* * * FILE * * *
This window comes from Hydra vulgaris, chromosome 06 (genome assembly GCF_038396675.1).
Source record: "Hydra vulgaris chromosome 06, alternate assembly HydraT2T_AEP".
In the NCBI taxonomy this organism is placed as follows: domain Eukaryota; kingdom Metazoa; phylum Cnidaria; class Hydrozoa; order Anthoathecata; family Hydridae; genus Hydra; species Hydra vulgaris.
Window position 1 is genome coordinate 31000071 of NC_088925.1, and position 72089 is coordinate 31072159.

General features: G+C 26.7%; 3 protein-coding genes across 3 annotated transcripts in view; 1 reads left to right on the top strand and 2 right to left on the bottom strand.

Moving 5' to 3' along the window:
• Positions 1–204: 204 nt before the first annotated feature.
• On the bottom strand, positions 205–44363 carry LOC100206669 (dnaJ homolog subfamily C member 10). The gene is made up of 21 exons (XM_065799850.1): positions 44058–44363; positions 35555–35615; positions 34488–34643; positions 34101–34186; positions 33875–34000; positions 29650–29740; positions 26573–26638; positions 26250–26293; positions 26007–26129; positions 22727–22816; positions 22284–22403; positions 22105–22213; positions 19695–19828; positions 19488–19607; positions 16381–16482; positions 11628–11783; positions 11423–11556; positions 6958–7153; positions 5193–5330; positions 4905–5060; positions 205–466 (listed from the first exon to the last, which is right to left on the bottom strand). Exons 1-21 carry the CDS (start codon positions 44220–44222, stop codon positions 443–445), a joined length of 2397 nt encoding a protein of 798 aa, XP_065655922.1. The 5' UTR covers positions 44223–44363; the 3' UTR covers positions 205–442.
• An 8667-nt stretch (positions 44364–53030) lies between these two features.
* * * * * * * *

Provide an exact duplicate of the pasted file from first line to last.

This window comes from Hydra vulgaris, chromosome 06 (genome assembly GCF_038396675.1).
Source record: "Hydra vulgaris chromosome 06, alternate assembly HydraT2T_AEP".
In the NCBI taxonomy this organism is placed as follows: domain Eukaryota; kingdom Metazoa; phylum Cnidaria; class Hydrozoa; order Anthoathecata; family Hydridae; genus Hydra; species Hydra vulgaris.
Window position 1 is genome coordinate 31000071 of NC_088925.1, and position 72089 is coordinate 31072159.

General features: G+C 26.7%; 3 protein-coding genes across 3 annotated transcripts in view; 1 reads left to right on the top strand and 2 right to left on the bottom strand.

Moving 5' to 3' along the window:
• Positions 1–204: 204 nt before the first annotated feature.
• On the bottom strand, positions 205–44363 carry LOC100206669 (dnaJ homolog subfamily C member 10). The gene is made up of 21 exons (XM_065799850.1): positions 44058–44363; positions 35555–35615; positions 34488–34643; positions 34101–34186; positions 33875–34000; positions 29650–29740; positions 26573–26638; positions 26250–26293; positions 26007–26129; positions 22727–22816; positions 22284–22403; positions 22105–22213; positions 19695–19828; positions 19488–19607; positions 16381–16482; positions 11628–11783; positions 11423–11556; positions 6958–7153; positions 5193–5330; positions 4905–5060; positions 205–466 (listed from the first exon to the last, which is right to left on the bottom strand). Exons 1-21 carry the CDS (start codon positions 44220–44222, stop codon positions 443–445), a joined length of 2397 nt encoding a protein of 798 aa, XP_065655922.1. The 5' UTR covers positions 44223–44363; the 3' UTR covers positions 205–442.
• An 8667-nt stretch (positions 44364–53030) lies between these two features.